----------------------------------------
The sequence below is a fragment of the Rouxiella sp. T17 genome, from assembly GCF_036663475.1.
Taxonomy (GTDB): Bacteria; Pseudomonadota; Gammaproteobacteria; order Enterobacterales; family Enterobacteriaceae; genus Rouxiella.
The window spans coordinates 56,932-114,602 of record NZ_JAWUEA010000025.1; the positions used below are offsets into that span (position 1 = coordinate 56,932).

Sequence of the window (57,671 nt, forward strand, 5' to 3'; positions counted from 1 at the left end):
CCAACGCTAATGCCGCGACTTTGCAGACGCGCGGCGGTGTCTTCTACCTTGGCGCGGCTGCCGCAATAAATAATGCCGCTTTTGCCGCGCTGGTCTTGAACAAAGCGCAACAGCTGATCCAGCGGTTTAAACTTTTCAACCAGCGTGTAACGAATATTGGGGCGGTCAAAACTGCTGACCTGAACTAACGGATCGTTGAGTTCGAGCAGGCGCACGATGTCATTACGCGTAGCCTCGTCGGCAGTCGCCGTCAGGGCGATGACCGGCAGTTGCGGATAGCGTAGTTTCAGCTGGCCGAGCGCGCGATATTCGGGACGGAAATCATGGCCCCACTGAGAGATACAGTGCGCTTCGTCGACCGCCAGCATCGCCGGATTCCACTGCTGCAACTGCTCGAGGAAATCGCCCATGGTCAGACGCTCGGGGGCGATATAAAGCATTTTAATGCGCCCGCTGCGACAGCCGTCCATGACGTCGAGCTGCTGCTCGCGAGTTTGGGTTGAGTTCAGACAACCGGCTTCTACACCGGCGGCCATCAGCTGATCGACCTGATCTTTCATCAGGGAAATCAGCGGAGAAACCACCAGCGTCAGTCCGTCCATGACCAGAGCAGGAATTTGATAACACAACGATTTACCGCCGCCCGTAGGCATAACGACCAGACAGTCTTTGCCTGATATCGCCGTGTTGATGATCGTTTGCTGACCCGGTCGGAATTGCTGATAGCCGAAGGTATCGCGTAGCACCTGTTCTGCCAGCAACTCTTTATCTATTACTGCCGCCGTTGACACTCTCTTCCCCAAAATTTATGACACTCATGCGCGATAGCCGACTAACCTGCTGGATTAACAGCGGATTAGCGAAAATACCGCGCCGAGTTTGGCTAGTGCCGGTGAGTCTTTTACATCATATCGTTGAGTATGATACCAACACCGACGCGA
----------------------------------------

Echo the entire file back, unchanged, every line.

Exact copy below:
The sequence below is a fragment of the Rouxiella sp. T17 genome, from assembly GCF_036663475.1.
Taxonomy (GTDB): Bacteria; Pseudomonadota; Gammaproteobacteria; order Enterobacterales; family Enterobacteriaceae; genus Rouxiella.
The window spans coordinates 56,932-114,602 of record NZ_JAWUEA010000025.1; the positions used below are offsets into that span (position 1 = coordinate 56,932).

Sequence of the window (57,671 nt, forward strand, 5' to 3'; positions counted from 1 at the left end):
CCAACGCTAATGCCGCGACTTTGCAGACGCGCGGCGGTGTCTTCTACCTTGGCGCGGCTGCCGCAATAAATAATGCCGCTTTTGCCGCGCTGGTCTTGAACAAAGCGCAACAGCTGATCCAGCGGTTTAAACTTTTCAACCAGCGTGTAACGAATATTGGGGCGGTCAAAACTGCTGACCTGAACTAACGGATCGTTGAGTTCGAGCAGGCGCACGATGTCATTACGCGTAGCCTCGTCGGCAGTCGCCGTCAGGGCGATGACCGGCAGTTGCGGATAGCGTAGTTTCAGCTGGCCGAGCGCGCGATATTCGGGACGGAAATCATGGCCCCACTGAGAGATACAGTGCGCTTCGTCGACCGCCAGCATCGCCGGATTCCACTGCTGCAACTGCTCGAGGAAATCGCCCATGGTCAGACGCTCGGGGGCGATATAAAGCATTTTAATGCGCCCGCTGCGACAGCCGTCCATGACGTCGAGCTGCTGCTCGCGAGTTTGGGTTGAGTTCAGACAACCGGCTTCTACACCGGCGGCCATCAGCTGATCGACCTGATCTTTCATCAGGGAAATCAGCGGAGAAACCACCAGCGTCAGTCCGTCCATGACCAGAGCAGGAATTTGATAACACAACGATTTACCGCCGCCCGTAGGCATAACGACCAGACAGTCTTTGCCTGATATCGCCGTGTTGATGATCGTTTGCTGACCCGGTCGGAATTGCTGATAGCCGAAGGTATCGCGTAGCACCTGTTCTGCCAGCAACTCTTTATCTATTACTGCCGCCGTTGACACTCTCTTCCCCAAAATTTATGACACTCATGCGCGATAGCCGACTAACCTGCTGGATTAACAGCGGATTAGCGAAAATACCGCGCCGAGTTTGGCTAGTGCCGGTGAGTCTTTTACATCATATCGTTGAGTATGATACCAACACCGACGCGA